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Archive for the 'My garden' Category

01
Feb
12

Plants in the mail

Decidedly average day for gardening but a wonderful day to have a box of plants arrive on your doorstep.

I got all excitey the other day as I discovered that the spectacular Leonotis leonorus also comes in white. So I immediately took to the internet  to track one down. Gourd, I love the internet! Low and behold, Cara Cottage Nursery had one and now it is all mine. Squee!

I couldn’t have my new little darling travelling alone so I added an Anemone ‘Luise Uhink’, a Geranium phaeum ‘Mourning widow’ and an Omphalodes ‘Cappadocia star’ to keep the little fella company. I’m so excited to welcome them all to LPL HQ.

Margaret from CCN was lovely, the plants arrived really well packed and in excellent condition and I’m sure this won’t be the last time she’ll be sending little boxes of plants to me. Totally recommended for your perennial requirements – Cara Cottage Nursery!

Images from Cara Cottage Nursery catalogue.
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22
Jan
12

Planting now

Burnt orange zinnias, brilliantly fluffy celosia and showy zinnia swizzle cherry and ivory heading now for the LPLL garden beds. Thanks Mitre 10.

04
Jan
12

12 Medicinal Herbs I Grow and Use Often

Images left to right from top: comfrey leaf; thyme; dill flowers; dried hops flowers; St John’s wort flowers; potted kawakawa; broad-leaved plantain; yarrow flowers; yarrow leaves; lemon balm; feverfew; aloe vera; peppermint. 

There are masses of websites with info on medicinal herbs and quite frankly most of them are rubbish. Written by writers, not by doers they run of a list of ‘facts’, historical details, and an dizzying list of healing properties. What they don’t do is offer actual, real walk-out-into-the-garden-and-use details.

Here are a list of herbs I grow and use the most that don’t need a medical, herbal or botany degree to use or recognise. All have scientific backing. All are super easy. I’m not a herbalist, just a very keen gardener. I believe you should see a herbalist for the proper internal use of herbs (lots of active ingredients in plants can cause all sorts of issues).

Comfrey

I had monumental back and hip problems having a baby. My doctor suggested using comfrey poultices because my tailbone ached for months after. For me, it was a miracle cure. I scrunched up a couple of leaves, put them in a cloth and poured hot water of it and sat with it on the sore bit for 15 minutes a night. I was cured–could walk properly, carry my child and wasn’t constantly in pain. Sore knees, sprains, strains? Go find yourself some comfrey.

Thyme

For sore throats and mouth ulcers I boil the jug and pick a handful of thyme, or use the dried thyme I’ve collected. I let the thyme steep for 30 minutes and add a spoonful of salt. Tastes much better than store bought alternatives and works just as well.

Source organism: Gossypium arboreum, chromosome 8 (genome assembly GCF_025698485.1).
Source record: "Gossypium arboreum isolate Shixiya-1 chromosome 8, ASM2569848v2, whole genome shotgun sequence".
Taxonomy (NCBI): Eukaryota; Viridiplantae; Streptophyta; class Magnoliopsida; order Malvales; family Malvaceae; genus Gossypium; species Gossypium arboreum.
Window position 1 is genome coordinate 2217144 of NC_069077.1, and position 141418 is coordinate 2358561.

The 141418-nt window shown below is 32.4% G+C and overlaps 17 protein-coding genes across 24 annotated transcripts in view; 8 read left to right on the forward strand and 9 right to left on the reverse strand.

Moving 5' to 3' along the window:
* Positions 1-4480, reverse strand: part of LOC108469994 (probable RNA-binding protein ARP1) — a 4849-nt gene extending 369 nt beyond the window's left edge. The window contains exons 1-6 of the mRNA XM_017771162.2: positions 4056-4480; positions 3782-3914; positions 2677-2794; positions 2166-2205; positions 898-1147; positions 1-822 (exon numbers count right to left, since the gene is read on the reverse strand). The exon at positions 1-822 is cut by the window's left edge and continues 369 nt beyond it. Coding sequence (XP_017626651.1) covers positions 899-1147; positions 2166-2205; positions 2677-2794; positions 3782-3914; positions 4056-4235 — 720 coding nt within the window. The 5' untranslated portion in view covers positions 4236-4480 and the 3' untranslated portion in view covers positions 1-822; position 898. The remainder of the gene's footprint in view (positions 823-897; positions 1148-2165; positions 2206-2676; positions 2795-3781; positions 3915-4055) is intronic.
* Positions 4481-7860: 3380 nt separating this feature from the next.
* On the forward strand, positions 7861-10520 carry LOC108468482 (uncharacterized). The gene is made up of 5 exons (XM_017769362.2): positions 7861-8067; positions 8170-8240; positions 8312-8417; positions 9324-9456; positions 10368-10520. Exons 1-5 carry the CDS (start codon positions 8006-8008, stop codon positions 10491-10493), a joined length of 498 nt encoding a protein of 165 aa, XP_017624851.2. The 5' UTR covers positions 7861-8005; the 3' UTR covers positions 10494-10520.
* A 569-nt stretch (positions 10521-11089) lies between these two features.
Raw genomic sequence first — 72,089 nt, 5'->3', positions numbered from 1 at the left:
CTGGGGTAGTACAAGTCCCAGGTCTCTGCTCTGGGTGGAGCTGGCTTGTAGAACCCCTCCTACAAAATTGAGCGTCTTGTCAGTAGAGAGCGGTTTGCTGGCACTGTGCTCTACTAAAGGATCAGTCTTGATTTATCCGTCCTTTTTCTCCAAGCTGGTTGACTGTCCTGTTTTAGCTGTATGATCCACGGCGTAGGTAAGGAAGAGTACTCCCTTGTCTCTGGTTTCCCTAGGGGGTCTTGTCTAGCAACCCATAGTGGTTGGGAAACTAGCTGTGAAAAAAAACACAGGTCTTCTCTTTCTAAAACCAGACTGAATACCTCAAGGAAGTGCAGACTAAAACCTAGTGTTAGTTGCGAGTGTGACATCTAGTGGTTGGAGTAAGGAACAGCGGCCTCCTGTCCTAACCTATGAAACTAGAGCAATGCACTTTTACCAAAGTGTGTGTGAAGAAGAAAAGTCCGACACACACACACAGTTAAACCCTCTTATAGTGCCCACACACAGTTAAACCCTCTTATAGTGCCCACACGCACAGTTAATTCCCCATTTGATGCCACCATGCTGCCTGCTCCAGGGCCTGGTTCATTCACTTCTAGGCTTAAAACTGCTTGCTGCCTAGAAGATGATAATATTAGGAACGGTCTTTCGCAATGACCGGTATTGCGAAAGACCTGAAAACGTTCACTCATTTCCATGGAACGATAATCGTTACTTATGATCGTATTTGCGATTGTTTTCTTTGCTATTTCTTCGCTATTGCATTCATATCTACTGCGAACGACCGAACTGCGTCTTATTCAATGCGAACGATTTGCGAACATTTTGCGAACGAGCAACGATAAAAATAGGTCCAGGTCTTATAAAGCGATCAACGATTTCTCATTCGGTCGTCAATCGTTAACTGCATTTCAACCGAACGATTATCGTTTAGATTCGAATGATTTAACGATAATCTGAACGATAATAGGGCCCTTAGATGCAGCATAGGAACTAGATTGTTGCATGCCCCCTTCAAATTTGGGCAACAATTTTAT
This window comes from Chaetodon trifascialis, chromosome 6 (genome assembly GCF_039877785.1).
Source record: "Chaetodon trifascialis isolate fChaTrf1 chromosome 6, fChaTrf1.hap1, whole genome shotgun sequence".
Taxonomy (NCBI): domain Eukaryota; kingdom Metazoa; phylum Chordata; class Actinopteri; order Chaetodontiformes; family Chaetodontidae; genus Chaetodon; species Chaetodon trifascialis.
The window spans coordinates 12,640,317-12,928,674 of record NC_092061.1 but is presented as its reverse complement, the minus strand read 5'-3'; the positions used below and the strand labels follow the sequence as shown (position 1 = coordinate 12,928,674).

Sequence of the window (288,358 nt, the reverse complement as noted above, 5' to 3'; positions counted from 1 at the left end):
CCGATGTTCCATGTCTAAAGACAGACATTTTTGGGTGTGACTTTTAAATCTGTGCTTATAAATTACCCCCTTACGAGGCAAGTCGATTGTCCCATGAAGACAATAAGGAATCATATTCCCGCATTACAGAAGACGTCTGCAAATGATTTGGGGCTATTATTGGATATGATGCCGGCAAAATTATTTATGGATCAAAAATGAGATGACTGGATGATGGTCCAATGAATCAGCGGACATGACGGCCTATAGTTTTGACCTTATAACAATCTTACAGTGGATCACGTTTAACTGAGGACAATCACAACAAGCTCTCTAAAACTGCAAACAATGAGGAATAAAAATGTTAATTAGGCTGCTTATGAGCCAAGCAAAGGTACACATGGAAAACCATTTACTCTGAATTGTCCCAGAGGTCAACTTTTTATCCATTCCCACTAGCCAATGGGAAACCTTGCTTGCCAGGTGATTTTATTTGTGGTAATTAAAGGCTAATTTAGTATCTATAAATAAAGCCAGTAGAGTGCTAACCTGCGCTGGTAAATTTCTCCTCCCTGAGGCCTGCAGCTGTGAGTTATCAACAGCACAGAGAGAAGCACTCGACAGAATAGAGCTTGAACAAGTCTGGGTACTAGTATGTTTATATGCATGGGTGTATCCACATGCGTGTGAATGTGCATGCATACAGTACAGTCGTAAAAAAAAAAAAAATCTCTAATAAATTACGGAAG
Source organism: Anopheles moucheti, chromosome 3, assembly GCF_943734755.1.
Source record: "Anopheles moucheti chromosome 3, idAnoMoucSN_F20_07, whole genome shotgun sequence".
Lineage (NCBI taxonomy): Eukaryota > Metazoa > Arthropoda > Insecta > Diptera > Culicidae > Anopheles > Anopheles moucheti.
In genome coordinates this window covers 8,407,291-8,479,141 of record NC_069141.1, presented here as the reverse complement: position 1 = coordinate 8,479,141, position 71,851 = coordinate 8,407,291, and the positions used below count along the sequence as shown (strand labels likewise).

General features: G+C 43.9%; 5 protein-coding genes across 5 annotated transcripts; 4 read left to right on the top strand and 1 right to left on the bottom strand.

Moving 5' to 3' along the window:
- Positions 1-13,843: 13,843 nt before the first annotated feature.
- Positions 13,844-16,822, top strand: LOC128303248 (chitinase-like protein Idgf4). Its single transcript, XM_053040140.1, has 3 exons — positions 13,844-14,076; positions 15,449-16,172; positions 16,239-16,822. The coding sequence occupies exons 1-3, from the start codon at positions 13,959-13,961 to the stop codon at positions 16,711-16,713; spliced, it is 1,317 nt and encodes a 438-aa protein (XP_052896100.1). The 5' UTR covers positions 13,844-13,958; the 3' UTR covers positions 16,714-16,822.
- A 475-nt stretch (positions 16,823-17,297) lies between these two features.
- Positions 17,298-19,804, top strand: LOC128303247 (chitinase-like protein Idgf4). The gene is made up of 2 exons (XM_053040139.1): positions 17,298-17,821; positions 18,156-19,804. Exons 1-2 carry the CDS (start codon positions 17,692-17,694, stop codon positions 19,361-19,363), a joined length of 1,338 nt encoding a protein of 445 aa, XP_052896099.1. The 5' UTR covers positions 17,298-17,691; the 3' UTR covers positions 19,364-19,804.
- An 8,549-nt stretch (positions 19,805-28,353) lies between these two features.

Dill

I collect the seeds of my dill each year and they’ve been a godsend with a windy baby. After the first couple of months I stopped using gripe water (active ingredient is dill), and made herbal teas with crushed dill seeds and gave her tiny sips.

Hops

I have a tin next to my bed of hops, rose petals and lavender. When I’m having trouble getting to sleep I open it up and waft away with the delicious scents.

St John’s wort

St John’s wort is mostly associated with depression, but that’s a whole medical aspect I’m not prepared to get into here. But looking at those brilliant sunshiney flowers will definitely lift your mood. I use St John’s wort for burns and bruises by making a tincture which you can read about here. Warning! Weed alert: grow St John’s wort in a container.

Kawakawa

I battle winter colds with a kawakawa, lemongrass and ginger tea. Kawakawa is a native of New Zealand with a peppery bite. I collect and dry the ingredients and store them in an airtight container. I also chew on the leaves if I’ve got a toothache. Use the kawakawa leaves with lots of holes, the insects are showing you which leaves contain the most medicinal compounds.

Plantain

Insects love to bite me. Luckily I have lots of plantain growing everywhere. I grab a leaf and rub the underside on bites and it takes the itch right out of it.

Yarrow

There tends to be lots of cut fingers in my household–bloody DIYers. Beautiful white yarrow grows as a weed in my garden and wrapping a furry green leaf around the afflicted digit stops the bleeding.

Lemon balm

Brewed into a tea, lemon balm is marvellous for headaches, anxiety or when friends arrive feeling a bit down. It’s also said to be helpful to drink if you have a coldsore. I haven’t had a chance to test that yet.

Feverfew